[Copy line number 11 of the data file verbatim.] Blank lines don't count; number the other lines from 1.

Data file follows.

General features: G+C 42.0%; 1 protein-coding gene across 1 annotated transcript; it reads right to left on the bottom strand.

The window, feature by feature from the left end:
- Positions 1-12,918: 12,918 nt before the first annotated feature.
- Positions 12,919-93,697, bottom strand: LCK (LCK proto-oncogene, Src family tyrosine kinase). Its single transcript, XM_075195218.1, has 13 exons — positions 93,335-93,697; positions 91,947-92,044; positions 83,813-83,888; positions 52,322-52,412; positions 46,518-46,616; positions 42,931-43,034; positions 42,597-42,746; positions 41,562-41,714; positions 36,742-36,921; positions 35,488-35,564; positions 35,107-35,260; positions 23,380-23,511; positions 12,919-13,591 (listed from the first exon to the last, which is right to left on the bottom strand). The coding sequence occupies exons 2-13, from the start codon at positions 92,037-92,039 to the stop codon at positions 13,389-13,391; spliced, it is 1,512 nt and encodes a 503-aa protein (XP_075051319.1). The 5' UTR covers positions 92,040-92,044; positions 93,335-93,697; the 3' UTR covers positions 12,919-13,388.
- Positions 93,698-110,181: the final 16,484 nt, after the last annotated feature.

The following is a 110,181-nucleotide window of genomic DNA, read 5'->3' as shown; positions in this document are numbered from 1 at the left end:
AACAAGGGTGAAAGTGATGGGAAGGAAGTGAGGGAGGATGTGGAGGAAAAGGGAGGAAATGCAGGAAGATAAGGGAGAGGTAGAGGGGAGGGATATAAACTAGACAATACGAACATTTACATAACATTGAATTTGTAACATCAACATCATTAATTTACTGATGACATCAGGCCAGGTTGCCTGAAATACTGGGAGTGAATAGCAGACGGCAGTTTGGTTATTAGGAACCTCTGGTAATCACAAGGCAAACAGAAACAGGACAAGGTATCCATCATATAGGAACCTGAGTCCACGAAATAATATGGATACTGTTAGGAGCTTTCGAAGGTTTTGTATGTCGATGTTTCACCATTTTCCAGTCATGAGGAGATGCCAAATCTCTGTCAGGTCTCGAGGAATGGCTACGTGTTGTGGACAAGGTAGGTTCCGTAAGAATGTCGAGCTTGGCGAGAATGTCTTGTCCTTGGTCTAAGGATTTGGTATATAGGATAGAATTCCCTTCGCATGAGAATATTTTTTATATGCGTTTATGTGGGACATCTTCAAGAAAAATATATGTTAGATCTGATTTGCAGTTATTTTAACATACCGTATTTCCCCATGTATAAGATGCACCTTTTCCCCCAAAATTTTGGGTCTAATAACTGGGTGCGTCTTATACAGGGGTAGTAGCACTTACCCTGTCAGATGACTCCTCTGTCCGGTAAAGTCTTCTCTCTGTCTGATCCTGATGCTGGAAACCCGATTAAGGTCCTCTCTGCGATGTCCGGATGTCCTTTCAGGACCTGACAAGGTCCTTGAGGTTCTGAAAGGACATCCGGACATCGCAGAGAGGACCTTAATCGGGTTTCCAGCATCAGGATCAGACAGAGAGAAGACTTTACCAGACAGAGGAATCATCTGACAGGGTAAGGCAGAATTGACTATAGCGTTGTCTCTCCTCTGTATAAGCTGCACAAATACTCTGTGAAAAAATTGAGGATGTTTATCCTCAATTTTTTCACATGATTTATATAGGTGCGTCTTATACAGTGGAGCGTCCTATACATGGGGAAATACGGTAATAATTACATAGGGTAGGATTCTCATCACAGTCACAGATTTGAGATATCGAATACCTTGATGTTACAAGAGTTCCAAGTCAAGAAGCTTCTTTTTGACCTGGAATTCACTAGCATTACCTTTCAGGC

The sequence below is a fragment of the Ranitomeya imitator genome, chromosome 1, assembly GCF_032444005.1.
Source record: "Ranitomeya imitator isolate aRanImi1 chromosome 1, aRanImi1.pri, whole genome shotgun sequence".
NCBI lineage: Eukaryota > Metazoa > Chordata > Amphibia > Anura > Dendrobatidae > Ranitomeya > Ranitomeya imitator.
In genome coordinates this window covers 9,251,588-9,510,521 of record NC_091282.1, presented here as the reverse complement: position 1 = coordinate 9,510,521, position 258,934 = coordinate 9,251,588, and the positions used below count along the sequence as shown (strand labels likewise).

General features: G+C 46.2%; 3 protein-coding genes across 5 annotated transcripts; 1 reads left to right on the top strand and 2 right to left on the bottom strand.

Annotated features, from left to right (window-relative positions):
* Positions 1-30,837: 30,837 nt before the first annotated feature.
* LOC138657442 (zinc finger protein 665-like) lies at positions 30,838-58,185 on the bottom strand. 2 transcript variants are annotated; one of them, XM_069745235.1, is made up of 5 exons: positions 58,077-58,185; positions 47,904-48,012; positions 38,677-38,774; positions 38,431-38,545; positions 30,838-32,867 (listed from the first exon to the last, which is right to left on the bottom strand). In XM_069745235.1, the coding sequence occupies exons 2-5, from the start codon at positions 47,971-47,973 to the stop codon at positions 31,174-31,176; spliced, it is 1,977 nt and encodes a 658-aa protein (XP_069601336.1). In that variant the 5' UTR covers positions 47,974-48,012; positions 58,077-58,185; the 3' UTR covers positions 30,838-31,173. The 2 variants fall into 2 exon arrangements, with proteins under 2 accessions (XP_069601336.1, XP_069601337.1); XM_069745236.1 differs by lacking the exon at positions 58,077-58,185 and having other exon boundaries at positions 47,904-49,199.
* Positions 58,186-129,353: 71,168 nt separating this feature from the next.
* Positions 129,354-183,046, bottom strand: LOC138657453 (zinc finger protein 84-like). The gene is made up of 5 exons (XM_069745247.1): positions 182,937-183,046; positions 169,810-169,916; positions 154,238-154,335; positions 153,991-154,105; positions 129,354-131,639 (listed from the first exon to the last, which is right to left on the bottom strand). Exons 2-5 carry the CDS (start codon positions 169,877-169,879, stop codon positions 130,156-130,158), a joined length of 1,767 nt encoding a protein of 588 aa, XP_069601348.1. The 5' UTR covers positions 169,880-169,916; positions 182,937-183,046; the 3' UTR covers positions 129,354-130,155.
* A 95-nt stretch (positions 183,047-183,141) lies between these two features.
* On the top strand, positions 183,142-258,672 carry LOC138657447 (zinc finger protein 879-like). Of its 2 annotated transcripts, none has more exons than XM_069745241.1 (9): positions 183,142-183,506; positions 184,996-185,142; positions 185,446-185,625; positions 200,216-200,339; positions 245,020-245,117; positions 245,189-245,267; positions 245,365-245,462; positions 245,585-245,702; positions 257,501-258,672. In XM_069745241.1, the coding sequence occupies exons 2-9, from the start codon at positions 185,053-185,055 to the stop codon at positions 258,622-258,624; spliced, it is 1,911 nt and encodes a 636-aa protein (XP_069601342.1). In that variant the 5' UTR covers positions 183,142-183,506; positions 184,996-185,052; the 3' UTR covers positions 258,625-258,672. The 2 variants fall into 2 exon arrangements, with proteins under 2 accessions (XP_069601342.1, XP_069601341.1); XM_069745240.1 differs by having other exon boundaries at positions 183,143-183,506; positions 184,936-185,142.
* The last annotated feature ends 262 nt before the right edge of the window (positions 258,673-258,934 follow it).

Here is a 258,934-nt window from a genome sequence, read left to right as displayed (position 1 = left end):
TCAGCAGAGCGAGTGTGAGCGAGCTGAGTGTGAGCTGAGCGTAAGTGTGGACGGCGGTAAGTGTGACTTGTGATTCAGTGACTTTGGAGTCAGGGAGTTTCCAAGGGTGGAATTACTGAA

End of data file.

In genome coordinates this window covers 9,251,588-9,510,521 of record NC_091282.1, presented here as the reverse complement: position 1 = coordinate 9,510,521, position 258,934 = coordinate 9,251,588, and the positions used below count along the sequence as shown (strand labels likewise).